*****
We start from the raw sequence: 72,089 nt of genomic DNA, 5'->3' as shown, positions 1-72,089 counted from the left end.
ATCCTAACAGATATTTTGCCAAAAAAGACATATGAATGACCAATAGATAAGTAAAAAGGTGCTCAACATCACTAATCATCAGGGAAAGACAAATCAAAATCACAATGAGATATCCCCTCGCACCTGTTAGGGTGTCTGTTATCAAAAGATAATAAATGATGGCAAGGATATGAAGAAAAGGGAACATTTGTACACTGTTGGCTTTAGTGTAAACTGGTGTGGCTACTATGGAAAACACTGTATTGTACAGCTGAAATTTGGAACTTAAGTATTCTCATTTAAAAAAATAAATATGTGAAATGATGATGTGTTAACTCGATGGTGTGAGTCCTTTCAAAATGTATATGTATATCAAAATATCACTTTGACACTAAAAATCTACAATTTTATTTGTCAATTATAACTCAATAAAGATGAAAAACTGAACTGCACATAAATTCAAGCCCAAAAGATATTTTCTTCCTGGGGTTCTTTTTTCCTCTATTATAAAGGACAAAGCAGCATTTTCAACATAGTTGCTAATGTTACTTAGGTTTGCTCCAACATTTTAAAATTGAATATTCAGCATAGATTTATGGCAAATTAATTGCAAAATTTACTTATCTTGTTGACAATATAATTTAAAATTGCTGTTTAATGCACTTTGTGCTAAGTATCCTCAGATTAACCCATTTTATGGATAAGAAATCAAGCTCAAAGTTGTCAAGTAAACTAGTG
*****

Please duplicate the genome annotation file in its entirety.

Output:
We start from the raw sequence: 72,089 nt of genomic DNA, 5'->3' as shown, positions 1-72,089 counted from the left end.
ATCCTAACAGATATTTTGCCAAAAAAGACATATGAATGACCAATAGATAAGTAAAAAGGTGCTCAACATCACTAATCATCAGGGAAAGACAAATCAAAATCACAATGAGATATCCCCTCGCACCTGTTAGGGTGTCTGTTATCAAAAGATAATAAATGATGGCAAGGATATGAAGAAAAGGGAACATTTGTACACTGTTGGCTTTAGTGTAAACTGGTGTGGCTACTATGGAAAACACTGTATTGTACAGCTGAAATTTGGAACTTAAGTATTCTCATTTAAAAAAATAAATATGTGAAATGATGATGTGTTAACTCGATGGTGTGAGTCCTTTCAAAATGTATATGTATATCAAAATATCACTTTGACACTAAAAATCTACAATTTTATTTGTCAATTATAACTCAATAAAGATGAAAAACTGAACTGCACATAAATTCAAGCCCAAAAGATATTTTCTTCCTGGGGTTCTTTTTTCCTCTATTATAAAGGACAAAGCAGCATTTTCAACATAGTTGCTAATGTTACTTAGGTTTGCTCCAACATTTTAAAATTGAATATTCAGCATAGATTTATGGCAAATTAATTGCAAAATTTACTTATCTTGTTGACAATATAATTTAAAATTGCTGTTTAATGCACTTTGTGCTAAGTATCCTCAGATTAACCCATTTTATGGATAAGAAATCAAGCTCAAAGTTGTCAAGTAAACTAGTG